Great Britain is leaving the European Union on January 31. However, the future relationship between the EU and the UK has yet to be negotiated. While many EU politicians consider the current schedule to be unrealistic, including EU Commission chief Ursula von der Leyen and chief negotiator Michel Barnier, the UK leadership continues to advance its plans diligently – particularly in terms of post-Brexit immigration.
Here, Boris Johnson has long-planned new restrictions on low-skilled immigrants, which ought to come into force just one day after the end of the Brexit transition phase at the end of December 2020. Home Secretary Priti Patel is expected to present corresponding proposals in the next few days as part of the new immigration regulations in the cabinet.
This plan would overturn Johnson’s commitment that his predecessor Theresa May had made to corporate groups and that after Brexit, there should have been a two-year deferral for new immigration regulations until 2023, however.
Johnson unveiled long-awaited details of his plans for an Australian-style points system a few days before his election victory. His three-tier system aims to accelerate the immigration of “highly skilled” workers and also allows a second tier of “skilled workers” to immigrate to the UK for employment.
The third tier of low-skilled workers could only obtain employment if either there were a shortage of staff or under an exception for sectors such as construction due to notorious high demands.
Already in December, Johnson had written on Twitter that the UK sought to encourage and welcome highly qualified immigrants in the UK while maintaining control in order to plan to pay for our public services accordingly.
Meanwhile, Labour described the Tories’ plan as ignorant and reactionary and warned that changes would affect the NHS and civil service staffing and key private-sector industries in particular.
Business associations, agriculture industry, the hospitality industry, construction and the care sector, in particular, have also criticized the government’s plans. All rely on workers from the EU.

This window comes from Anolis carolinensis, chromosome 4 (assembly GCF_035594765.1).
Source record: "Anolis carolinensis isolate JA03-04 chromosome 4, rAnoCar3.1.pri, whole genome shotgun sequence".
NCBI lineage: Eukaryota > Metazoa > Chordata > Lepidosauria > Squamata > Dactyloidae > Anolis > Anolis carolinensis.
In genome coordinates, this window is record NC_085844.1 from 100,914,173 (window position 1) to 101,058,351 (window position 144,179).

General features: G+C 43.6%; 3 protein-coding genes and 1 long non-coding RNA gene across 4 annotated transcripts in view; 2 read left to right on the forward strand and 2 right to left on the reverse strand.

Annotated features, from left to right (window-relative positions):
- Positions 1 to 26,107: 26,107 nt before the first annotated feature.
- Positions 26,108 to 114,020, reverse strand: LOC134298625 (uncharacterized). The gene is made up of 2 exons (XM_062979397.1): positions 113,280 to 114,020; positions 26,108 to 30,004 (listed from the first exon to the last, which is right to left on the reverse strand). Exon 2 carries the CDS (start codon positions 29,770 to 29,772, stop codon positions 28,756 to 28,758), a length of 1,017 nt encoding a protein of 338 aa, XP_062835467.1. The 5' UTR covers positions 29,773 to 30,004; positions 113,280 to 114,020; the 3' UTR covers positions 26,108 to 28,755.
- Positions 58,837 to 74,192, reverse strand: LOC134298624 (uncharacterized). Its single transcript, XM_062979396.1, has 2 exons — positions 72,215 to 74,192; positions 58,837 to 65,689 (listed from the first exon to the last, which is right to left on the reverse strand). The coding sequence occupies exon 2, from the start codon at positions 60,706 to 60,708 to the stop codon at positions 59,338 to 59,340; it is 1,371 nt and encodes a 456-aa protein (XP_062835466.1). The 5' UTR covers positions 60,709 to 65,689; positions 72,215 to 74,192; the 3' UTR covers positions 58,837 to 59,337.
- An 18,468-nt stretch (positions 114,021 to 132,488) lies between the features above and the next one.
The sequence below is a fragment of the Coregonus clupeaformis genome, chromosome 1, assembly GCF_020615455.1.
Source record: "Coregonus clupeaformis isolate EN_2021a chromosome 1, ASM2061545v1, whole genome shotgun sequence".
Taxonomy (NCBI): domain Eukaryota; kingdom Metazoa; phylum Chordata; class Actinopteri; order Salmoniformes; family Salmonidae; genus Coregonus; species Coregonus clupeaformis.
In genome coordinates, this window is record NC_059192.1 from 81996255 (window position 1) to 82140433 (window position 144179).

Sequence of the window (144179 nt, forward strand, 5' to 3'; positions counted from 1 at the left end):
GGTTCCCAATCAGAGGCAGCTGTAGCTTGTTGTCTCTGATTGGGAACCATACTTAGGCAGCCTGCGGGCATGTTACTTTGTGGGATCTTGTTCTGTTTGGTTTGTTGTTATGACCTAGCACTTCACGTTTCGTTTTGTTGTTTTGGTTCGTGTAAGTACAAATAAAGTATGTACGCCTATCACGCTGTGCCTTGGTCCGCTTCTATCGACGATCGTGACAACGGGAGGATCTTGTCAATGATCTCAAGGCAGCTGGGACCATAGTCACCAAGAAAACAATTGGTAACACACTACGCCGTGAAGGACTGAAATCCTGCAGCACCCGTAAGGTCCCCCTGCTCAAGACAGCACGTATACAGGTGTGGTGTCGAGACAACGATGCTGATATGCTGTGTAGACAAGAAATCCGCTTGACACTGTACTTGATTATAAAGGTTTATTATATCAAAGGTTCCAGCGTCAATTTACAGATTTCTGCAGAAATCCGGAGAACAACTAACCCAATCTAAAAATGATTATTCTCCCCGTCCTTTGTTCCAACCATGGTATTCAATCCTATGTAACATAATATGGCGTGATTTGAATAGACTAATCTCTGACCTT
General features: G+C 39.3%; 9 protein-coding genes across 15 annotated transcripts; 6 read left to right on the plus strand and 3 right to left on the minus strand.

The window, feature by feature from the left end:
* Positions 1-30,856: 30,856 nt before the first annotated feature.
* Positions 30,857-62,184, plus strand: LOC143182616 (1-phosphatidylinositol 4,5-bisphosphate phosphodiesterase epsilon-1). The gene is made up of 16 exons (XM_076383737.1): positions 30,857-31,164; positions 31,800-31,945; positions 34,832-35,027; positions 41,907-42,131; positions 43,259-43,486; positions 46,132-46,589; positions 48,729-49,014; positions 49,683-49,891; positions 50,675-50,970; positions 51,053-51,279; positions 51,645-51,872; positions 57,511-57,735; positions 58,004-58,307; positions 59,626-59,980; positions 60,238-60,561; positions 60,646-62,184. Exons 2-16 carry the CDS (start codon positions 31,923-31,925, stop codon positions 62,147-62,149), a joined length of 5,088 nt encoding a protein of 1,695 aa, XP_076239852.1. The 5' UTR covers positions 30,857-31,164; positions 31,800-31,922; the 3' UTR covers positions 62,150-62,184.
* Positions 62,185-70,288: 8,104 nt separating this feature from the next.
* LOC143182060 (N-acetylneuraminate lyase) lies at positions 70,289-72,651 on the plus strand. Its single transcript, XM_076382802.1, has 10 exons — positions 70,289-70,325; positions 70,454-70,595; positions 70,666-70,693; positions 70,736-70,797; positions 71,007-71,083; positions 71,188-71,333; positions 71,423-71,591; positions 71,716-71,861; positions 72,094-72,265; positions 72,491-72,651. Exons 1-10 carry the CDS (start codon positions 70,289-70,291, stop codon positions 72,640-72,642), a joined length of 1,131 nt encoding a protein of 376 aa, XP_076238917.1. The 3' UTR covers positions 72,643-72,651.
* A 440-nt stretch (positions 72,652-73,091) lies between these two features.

No 10’s announcement was made after Chancellor of the Exchequer Javid had already indicated the Tories’ plan by advising companies to recant their call for continued close cooperation between the EU and England. Javid justified this by saying that the companies had already had three years to prepare for any Brexit labor consequences.
Javid said that “there will not be alignment, we will not be a rule-taker, we will not be in the single market and we will not be in the customs union – and we will do this by the end of the year.”
In order to stimulate the UK’s economy post Brexit, Javid has pledged the government’s commitment to making substantial investments, especially in the infrastructure of the economically dependent regions in the Midlands and the north of the country. In the future, significantly more money should also be invested in the qualification of specialists. For this, Javid seeks to increase taxes in the medium term, he indicated. Javid hopes that this will kickstart the recently weak economic growth, and the continued low productivity rate in the country – through employment remains at a record level.
The UK government has long been trying to reduce the immigration surplus. The previous year the figure was estimated at 226,000 people by the British Statistics Service ONS. However, the numbers have declined since the referendum of 2015, even though not as significantly as anticipated.
EU citizens have so far been allowed to live and work in Great Britain without any issues. With the Brexit deadline looming, this may change, particularly for individuals who have not lived in the country for at least five years and are thus not eligible for settled status.
Skilled workers from all over the world are still attracted to the UK, which in turn forces the UK to restrict the movement of unskilled and unemployed individuals. Due to the urgency, this will very now likely happen before December 2020.